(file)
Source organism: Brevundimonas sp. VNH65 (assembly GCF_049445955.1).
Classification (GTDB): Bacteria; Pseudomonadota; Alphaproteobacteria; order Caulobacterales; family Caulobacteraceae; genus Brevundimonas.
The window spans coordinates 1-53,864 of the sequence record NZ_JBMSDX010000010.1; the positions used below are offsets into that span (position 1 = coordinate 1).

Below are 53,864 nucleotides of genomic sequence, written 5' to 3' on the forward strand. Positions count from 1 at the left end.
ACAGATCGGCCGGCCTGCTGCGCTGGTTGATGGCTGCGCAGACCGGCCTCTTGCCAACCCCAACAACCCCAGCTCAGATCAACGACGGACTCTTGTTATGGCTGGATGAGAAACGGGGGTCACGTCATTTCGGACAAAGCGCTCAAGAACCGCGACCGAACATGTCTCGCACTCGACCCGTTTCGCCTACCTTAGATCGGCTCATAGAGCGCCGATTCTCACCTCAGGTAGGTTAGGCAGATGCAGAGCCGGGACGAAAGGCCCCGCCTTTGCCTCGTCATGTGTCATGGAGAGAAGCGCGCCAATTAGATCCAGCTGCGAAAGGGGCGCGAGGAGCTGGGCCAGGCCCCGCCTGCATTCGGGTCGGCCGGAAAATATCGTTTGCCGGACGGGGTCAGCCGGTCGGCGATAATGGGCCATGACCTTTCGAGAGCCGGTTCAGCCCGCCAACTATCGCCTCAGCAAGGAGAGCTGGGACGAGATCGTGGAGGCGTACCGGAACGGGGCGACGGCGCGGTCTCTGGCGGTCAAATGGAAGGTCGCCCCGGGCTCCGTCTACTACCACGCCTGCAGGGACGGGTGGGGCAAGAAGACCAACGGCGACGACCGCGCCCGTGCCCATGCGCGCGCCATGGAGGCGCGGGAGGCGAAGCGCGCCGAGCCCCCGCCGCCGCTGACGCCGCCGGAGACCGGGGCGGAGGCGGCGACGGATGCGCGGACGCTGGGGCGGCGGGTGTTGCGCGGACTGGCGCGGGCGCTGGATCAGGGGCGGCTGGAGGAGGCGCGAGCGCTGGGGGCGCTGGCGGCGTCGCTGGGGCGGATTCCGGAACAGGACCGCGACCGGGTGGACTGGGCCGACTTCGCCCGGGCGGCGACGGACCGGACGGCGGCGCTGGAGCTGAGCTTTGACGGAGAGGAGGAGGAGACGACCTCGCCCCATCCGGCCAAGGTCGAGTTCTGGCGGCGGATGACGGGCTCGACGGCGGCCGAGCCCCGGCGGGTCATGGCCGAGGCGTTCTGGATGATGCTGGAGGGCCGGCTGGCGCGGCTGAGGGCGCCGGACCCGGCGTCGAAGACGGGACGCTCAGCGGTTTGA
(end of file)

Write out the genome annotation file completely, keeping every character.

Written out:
Source organism: Brevundimonas sp. VNH65 (assembly GCF_049445955.1).
Classification (GTDB): Bacteria; Pseudomonadota; Alphaproteobacteria; order Caulobacterales; family Caulobacteraceae; genus Brevundimonas.
The window spans coordinates 1-53,864 of the sequence record NZ_JBMSDX010000010.1; the positions used below are offsets into that span (position 1 = coordinate 1).

Below are 53,864 nucleotides of genomic sequence, written 5' to 3' on the forward strand. Positions count from 1 at the left end.
ACAGATCGGCCGGCCTGCTGCGCTGGTTGATGGCTGCGCAGACCGGCCTCTTGCCAACCCCAACAACCCCAGCTCAGATCAACGACGGACTCTTGTTATGGCTGGATGAGAAACGGGGGTCACGTCATTTCGGACAAAGCGCTCAAGAACCGCGACCGAACATGTCTCGCACTCGACCCGTTTCGCCTACCTTAGATCGGCTCATAGAGCGCCGATTCTCACCTCAGGTAGGTTAGGCAGATGCAGAGCCGGGACGAAAGGCCCCGCCTTTGCCTCGTCATGTGTCATGGAGAGAAGCGCGCCAATTAGATCCAGCTGCGAAAGGGGCGCGAGGAGCTGGGCCAGGCCCCGCCTGCATTCGGGTCGGCCGGAAAATATCGTTTGCCGGACGGGGTCAGCCGGTCGGCGATAATGGGCCATGACCTTTCGAGAGCCGGTTCAGCCCGCCAACTATCGCCTCAGCAAGGAGAGCTGGGACGAGATCGTGGAGGCGTACCGGAACGGGGCGACGGCGCGGTCTCTGGCGGTCAAATGGAAGGTCGCCCCGGGCTCCGTCTACTACCACGCCTGCAGGGACGGGTGGGGCAAGAAGACCAACGGCGACGACCGCGCCCGTGCCCATGCGCGCGCCATGGAGGCGCGGGAGGCGAAGCGCGCCGAGCCCCCGCCGCCGCTGACGCCGCCGGAGACCGGGGCGGAGGCGGCGACGGATGCGCGGACGCTGGGGCGGCGGGTGTTGCGCGGACTGGCGCGGGCGCTGGATCAGGGGCGGCTGGAGGAGGCGCGAGCGCTGGGGGCGCTGGCGGCGTCGCTGGGGCGGATTCCGGAACAGGACCGCGACCGGGTGGACTGGGCCGACTTCGCCCGGGCGGCGACGGACCGGACGGCGGCGCTGGAGCTGAGCTTTGACGGAGAGGAGGAGGAGACGACCTCGCCCCATCCGGCCAAGGTCGAGTTCTGGCGGCGGATGACGGGCTCGACGGCGGCCGAGCCCCGGCGGGTCATGGCCGAGGCGTTCTGGATGATGCTGGAGGGCCGGCTGGCGCGGCTGAGGGCGCCGGACCCGGCGTCGAAGACGGGACGCTCAGCGGTTTGA